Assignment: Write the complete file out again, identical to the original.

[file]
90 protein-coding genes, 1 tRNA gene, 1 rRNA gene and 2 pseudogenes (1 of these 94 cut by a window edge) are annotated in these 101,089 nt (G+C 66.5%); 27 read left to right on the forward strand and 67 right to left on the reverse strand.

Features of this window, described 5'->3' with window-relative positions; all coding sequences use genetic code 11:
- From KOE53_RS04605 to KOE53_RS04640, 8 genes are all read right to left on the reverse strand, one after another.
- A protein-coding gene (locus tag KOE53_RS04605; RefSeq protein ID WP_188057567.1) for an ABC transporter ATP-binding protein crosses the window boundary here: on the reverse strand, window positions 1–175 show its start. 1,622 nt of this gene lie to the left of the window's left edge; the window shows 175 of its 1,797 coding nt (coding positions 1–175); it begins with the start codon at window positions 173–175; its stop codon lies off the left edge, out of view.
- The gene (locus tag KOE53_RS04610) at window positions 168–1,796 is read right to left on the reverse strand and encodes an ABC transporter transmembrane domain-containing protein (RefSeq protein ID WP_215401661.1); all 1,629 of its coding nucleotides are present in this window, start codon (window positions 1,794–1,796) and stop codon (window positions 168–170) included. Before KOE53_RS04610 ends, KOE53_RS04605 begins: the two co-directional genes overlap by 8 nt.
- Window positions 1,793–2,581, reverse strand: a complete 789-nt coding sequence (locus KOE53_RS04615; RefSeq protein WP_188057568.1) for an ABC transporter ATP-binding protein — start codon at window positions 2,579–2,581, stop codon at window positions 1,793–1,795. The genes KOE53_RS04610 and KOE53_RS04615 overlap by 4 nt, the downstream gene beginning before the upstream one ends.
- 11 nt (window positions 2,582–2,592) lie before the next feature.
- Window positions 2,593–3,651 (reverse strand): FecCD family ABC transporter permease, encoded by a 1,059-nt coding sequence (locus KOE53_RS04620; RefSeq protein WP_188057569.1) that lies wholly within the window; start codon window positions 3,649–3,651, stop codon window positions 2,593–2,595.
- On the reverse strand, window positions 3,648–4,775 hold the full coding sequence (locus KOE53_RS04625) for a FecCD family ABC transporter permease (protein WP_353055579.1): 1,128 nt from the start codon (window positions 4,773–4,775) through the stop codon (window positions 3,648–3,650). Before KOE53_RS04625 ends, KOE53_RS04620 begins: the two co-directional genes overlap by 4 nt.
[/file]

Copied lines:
90 protein-coding genes, 1 tRNA gene, 1 rRNA gene and 2 pseudogenes (1 of these 94 cut by a window edge) are annotated in these 101,089 nt (G+C 66.5%); 27 read left to right on the forward strand and 67 right to left on the reverse strand.

Features of this window, described 5'->3' with window-relative positions; all coding sequences use genetic code 11:
- From KOE53_RS04605 to KOE53_RS04640, 8 genes are all read right to left on the reverse strand, one after another.
- A protein-coding gene (locus tag KOE53_RS04605; RefSeq protein ID WP_188057567.1) for an ABC transporter ATP-binding protein crosses the window boundary here: on the reverse strand, window positions 1–175 show its start. 1,622 nt of this gene lie to the left of the window's left edge; the window shows 175 of its 1,797 coding nt (coding positions 1–175); it begins with the start codon at window positions 173–175; its stop codon lies off the left edge, out of view.
- The gene (locus tag KOE53_RS04610) at window positions 168–1,796 is read right to left on the reverse strand and encodes an ABC transporter transmembrane domain-containing protein (RefSeq protein ID WP_215401661.1); all 1,629 of its coding nucleotides are present in this window, start codon (window positions 1,794–1,796) and stop codon (window positions 168–170) included. Before KOE53_RS04610 ends, KOE53_RS04605 begins: the two co-directional genes overlap by 8 nt.
- Window positions 1,793–2,581, reverse strand: a complete 789-nt coding sequence (locus KOE53_RS04615; RefSeq protein WP_188057568.1) for an ABC transporter ATP-binding protein — start codon at window positions 2,579–2,581, stop codon at window positions 1,793–1,795. The genes KOE53_RS04610 and KOE53_RS04615 overlap by 4 nt, the downstream gene beginning before the upstream one ends.
- 11 nt (window positions 2,582–2,592) lie before the next feature.
- Window positions 2,593–3,651 (reverse strand): FecCD family ABC transporter permease, encoded by a 1,059-nt coding sequence (locus KOE53_RS04620; RefSeq protein WP_188057569.1) that lies wholly within the window; start codon window positions 3,649–3,651, stop codon window positions 2,593–2,595.
- On the reverse strand, window positions 3,648–4,775 hold the full coding sequence (locus KOE53_RS04625) for a FecCD family ABC transporter permease (protein WP_353055579.1): 1,128 nt from the start codon (window positions 4,773–4,775) through the stop codon (window positions 3,648–3,650). Before KOE53_RS04625 ends, KOE53_RS04620 begins: the two co-directional genes overlap by 4 nt.